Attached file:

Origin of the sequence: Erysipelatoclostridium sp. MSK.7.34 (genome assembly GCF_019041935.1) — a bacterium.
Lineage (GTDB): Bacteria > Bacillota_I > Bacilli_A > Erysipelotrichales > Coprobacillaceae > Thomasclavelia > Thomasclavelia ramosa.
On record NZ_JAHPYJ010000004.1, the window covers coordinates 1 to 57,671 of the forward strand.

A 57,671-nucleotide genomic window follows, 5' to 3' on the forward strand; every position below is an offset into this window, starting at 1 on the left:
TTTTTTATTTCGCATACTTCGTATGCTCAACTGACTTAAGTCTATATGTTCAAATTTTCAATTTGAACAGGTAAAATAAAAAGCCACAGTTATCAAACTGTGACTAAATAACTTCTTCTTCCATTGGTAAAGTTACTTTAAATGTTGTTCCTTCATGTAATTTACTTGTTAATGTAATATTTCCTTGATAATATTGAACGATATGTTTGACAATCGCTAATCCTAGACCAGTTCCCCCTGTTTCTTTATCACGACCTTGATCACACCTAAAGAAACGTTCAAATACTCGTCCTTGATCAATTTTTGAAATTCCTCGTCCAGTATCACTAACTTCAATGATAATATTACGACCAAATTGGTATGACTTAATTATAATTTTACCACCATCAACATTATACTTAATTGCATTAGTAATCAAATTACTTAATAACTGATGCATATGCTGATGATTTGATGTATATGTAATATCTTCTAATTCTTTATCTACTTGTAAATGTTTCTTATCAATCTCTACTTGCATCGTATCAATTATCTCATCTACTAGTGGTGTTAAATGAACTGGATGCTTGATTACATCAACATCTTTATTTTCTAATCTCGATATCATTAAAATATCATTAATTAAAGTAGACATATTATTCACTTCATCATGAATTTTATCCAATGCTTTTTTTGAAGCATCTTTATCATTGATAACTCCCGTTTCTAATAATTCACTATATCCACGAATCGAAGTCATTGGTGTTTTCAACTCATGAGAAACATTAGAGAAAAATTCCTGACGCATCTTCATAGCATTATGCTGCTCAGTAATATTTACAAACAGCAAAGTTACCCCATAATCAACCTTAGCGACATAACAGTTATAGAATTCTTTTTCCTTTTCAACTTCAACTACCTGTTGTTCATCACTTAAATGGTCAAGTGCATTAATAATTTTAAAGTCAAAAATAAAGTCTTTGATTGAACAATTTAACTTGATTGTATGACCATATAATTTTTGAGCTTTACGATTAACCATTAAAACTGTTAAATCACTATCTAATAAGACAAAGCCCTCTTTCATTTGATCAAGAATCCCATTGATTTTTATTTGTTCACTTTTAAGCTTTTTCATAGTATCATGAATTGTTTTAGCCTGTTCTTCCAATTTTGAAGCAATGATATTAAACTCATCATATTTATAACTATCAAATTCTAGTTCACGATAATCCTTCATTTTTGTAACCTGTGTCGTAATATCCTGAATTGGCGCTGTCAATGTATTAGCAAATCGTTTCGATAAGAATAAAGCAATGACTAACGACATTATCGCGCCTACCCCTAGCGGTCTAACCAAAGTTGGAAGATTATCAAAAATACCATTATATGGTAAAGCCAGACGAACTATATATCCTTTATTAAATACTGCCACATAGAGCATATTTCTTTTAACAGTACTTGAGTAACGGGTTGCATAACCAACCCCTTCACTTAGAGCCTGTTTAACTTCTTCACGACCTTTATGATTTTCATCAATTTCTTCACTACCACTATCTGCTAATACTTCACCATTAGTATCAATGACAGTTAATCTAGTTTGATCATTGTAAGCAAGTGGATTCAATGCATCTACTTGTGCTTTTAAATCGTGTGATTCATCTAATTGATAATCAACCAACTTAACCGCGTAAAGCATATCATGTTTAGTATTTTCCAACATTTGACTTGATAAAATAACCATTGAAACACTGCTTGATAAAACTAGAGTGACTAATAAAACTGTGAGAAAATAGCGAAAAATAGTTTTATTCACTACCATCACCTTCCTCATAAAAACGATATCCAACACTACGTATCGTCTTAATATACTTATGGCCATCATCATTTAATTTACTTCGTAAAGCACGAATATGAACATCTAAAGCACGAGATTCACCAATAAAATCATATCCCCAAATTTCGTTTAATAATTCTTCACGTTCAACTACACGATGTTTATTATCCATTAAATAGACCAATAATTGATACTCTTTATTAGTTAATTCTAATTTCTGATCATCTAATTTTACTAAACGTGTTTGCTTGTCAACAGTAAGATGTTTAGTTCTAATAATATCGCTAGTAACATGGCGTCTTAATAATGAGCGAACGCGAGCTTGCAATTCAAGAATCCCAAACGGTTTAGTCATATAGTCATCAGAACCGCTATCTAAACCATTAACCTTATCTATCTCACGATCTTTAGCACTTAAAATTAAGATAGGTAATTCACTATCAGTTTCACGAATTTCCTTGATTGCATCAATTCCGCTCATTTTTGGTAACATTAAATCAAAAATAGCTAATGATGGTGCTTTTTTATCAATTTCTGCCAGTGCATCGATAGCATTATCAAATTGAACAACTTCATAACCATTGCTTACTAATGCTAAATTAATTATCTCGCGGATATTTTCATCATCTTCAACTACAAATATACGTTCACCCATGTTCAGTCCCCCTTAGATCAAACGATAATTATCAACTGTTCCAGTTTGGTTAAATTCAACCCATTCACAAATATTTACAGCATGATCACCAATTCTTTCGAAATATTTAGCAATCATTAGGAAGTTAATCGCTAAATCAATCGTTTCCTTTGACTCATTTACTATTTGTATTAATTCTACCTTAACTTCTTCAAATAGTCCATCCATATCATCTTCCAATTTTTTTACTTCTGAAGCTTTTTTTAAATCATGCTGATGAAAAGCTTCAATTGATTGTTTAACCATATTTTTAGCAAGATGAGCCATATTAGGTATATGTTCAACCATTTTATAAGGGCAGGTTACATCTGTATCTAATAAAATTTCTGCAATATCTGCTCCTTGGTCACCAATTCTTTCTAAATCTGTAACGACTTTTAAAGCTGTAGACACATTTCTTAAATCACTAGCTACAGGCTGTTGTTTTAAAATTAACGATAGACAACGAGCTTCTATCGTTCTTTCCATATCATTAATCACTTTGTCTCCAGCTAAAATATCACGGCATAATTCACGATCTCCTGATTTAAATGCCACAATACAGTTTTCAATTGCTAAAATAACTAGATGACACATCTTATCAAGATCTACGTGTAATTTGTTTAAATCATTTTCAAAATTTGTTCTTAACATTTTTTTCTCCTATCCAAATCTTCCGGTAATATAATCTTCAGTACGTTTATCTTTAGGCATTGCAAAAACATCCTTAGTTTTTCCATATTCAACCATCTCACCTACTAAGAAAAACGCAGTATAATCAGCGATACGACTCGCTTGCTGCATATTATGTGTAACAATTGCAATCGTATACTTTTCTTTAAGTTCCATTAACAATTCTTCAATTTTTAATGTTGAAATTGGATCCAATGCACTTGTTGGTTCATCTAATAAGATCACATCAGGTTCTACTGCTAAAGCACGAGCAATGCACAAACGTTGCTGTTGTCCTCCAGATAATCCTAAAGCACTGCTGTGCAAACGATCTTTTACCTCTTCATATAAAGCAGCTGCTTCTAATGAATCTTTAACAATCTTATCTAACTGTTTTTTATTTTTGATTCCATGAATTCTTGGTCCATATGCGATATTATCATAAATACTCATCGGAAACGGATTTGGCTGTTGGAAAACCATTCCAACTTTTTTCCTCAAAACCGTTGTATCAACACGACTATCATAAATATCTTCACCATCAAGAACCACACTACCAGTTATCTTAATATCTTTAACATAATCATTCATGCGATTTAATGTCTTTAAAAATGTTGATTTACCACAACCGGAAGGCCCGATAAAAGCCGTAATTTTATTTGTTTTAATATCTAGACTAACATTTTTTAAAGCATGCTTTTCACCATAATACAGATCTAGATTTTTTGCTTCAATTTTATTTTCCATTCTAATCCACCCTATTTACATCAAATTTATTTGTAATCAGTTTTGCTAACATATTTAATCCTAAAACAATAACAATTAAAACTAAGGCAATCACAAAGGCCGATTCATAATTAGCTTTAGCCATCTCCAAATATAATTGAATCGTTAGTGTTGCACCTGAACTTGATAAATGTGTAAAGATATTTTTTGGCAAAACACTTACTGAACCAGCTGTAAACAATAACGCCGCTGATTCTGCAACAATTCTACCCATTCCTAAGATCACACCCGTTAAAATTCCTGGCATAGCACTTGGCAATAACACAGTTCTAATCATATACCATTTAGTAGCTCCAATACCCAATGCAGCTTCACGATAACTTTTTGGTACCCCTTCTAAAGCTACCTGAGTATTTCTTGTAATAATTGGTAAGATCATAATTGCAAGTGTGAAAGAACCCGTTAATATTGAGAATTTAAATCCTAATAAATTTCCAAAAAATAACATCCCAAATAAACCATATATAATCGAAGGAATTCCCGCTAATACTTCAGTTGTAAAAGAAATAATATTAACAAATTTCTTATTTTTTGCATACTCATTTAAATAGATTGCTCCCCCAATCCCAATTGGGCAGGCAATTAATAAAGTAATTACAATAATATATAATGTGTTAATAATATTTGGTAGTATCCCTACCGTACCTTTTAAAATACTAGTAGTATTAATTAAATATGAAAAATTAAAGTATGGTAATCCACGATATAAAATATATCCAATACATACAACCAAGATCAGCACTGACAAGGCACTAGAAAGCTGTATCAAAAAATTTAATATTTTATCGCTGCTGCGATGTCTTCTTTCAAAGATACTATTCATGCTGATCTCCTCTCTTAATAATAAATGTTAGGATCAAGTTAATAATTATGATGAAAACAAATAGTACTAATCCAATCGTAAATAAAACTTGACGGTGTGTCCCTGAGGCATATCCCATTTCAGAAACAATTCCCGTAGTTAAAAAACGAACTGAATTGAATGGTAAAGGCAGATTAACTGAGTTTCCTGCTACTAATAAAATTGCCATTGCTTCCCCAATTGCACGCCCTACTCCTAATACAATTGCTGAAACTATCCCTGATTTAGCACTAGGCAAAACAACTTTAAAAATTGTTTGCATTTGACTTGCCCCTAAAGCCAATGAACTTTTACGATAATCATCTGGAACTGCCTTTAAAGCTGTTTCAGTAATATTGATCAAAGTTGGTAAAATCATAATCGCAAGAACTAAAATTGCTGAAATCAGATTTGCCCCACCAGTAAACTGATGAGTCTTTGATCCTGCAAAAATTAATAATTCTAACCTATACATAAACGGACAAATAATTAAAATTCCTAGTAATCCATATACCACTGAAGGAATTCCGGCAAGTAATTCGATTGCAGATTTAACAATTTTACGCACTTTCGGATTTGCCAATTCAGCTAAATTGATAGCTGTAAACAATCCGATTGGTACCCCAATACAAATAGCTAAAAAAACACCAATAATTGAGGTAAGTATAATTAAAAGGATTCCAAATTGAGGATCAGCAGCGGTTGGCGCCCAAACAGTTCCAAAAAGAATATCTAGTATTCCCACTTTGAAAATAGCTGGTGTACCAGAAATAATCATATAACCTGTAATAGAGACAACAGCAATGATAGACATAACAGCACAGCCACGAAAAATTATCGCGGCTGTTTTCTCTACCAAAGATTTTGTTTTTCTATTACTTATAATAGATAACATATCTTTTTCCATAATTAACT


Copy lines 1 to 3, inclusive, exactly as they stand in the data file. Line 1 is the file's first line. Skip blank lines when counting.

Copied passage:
Origin of the sequence: Erysipelatoclostridium sp. MSK.7.34 (genome assembly GCF_019041935.1) — a bacterium.
Lineage (GTDB): Bacteria > Bacillota_I > Bacilli_A > Erysipelotrichales > Coprobacillaceae > Thomasclavelia > Thomasclavelia ramosa.
On record NZ_JAHPYJ010000004.1, the window covers coordinates 1 to 57,671 of the forward strand.